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Steel Making

Effect Of Different Carburizing Material
[Illustrations: FIGS. 33 to 37.] Each of these different p...

The Forging Of Steel
So much depends upon the forging of steel that this operation...

Complete Calibration Of Pyrometers
For the complete calibration of a thermo-couple of unknown e...

Process Of Carburizing
Carburizing imparts a shell of high-carbon content to a low-...

Temperatures To Use
As soon as the temperature of the steel reaches 100 deg.C. (...

Steel Before The 1850's
In spite of a rapid increase in the use of machines and the ...

A Satisfactory Luting Mixture
A mixture of fireclay and sand will be found very satisfactor...

Properties Of Alloy Steels
The following table shows the percentages of carbon, manganes...

The Modern Hardening Room
A hardening room of today means a very different place from ...

Quenching
It is considered good practice to quench alloy steels from th...

Annealing Work
With the exception of several of the higher types of alloy s...

Critical Points
One of the most important means of investigating the properti...

Heat Treatment Of Axles
Parts of this general type should be heat-treated to show the...

Suggestions For Handling High-speed Steels
The following suggestions for handling high-speed steels are ...

Tool Or Crucible Steel
Crucible steel can be annealed either in muffled furnace or b...

Piston Pin
The piston pin on an aviation engine must possess maximum res...

Using Illuminating Gas
The choice of a carburizing furnace depends greatly on the fa...

Heat Treatment Of Gear Blanks
This section is based on a paper read before the American Gea...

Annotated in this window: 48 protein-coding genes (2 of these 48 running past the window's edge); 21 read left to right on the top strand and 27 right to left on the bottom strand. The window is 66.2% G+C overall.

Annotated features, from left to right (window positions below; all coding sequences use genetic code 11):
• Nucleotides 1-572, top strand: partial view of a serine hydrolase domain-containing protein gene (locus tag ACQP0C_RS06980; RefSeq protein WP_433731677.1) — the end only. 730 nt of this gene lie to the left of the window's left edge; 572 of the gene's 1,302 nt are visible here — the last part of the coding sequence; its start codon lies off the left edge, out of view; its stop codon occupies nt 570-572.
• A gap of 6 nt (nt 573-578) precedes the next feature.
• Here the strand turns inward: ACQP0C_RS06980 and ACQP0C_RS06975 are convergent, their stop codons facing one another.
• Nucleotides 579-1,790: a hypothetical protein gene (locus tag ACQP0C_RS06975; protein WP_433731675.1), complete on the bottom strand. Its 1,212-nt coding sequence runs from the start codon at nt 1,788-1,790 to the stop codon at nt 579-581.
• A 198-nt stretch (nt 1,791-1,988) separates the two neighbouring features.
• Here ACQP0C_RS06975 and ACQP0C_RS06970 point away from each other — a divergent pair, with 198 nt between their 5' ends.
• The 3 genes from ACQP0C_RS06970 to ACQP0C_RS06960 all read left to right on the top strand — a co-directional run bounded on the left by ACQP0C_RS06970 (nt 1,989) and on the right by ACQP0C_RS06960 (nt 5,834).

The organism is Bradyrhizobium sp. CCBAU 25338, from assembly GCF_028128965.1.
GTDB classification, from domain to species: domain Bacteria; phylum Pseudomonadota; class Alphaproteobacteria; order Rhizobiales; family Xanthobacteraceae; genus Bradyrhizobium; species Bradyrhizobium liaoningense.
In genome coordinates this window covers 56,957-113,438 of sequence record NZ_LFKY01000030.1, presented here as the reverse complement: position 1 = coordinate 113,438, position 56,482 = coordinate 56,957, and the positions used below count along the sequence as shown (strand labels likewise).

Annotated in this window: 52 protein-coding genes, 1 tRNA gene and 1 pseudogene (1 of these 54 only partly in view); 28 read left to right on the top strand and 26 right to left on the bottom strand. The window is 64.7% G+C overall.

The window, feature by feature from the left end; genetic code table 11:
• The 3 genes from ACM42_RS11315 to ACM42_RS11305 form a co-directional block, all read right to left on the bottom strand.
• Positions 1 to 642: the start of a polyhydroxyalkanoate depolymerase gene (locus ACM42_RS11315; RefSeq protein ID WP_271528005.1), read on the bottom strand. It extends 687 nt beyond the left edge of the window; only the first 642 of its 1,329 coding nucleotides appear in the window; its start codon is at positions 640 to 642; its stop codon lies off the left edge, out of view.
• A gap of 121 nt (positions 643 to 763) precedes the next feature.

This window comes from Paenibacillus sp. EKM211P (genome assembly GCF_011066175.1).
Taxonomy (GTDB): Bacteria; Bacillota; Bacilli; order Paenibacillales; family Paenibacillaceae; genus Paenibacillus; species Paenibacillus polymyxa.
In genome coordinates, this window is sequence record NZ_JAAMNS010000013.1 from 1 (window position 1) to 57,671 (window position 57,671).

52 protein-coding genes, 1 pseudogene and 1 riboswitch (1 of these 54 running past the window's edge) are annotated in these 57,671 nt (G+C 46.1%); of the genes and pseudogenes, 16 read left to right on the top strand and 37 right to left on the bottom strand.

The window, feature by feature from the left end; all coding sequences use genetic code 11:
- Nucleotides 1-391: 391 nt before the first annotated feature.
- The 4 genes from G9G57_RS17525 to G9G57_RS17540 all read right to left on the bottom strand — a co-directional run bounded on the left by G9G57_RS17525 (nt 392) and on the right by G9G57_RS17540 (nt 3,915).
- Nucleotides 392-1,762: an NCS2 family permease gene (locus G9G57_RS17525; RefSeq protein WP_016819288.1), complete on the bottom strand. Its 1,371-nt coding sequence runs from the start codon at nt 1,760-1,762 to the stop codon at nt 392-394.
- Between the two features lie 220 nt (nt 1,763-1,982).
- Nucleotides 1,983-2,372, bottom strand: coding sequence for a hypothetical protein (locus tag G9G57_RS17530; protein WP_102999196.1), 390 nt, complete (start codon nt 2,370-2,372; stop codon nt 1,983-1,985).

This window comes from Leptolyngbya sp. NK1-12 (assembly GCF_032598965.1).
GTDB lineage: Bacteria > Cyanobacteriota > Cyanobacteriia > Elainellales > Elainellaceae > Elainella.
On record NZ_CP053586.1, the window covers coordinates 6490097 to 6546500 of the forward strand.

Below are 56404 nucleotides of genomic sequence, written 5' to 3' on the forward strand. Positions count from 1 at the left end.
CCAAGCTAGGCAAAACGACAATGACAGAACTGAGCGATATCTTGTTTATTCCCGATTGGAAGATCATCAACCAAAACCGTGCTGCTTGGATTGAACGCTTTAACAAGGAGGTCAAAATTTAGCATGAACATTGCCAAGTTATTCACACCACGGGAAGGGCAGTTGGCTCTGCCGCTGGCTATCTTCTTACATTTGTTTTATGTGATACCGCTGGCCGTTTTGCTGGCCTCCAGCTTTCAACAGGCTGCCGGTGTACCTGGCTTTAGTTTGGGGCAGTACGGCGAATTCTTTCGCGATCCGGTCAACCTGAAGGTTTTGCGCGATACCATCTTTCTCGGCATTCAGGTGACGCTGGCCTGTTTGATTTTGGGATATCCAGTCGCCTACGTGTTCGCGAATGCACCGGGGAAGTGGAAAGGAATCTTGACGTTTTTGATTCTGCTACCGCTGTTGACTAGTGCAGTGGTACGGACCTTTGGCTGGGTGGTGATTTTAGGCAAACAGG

Pyrometers
Armor plate makers sometimes use the copper ball or Siemens' ...

Annealing In Bone
Steel and cast iron may both be annealed in granulated bone. ...



Shrinking And Enlarging Work






Category: HARDENING CARBON STEEL FOR TOOLS

Steel can be shrunk or enlarged by proper heating and cooling.
Pins for forced fits can be enlarged several thousandths of an
inch by rapid heating to a dull red and quenching in water. The
theory is that the metal is expanded in heating and that the sudden
cooling sets the outer portion before the core can contract. In
dipping the piece is not held under water till cold but is dipped,
held a moment and removed. Then dipped again and again until cold.

Rings and drawing dies are also shrunk in a similar way. The rings
are slowly heated to a cherry red, slipped on a rod and rolled
in a shallow pan of water which cools only the outer edge. This
holds the outside while the inner heated portion is forced inward,
reducing the hole. This operation can be repeated a number of times
with considerable success.





Next: Tempering Round Dies

Previous: Preventing Cracks In Hardening



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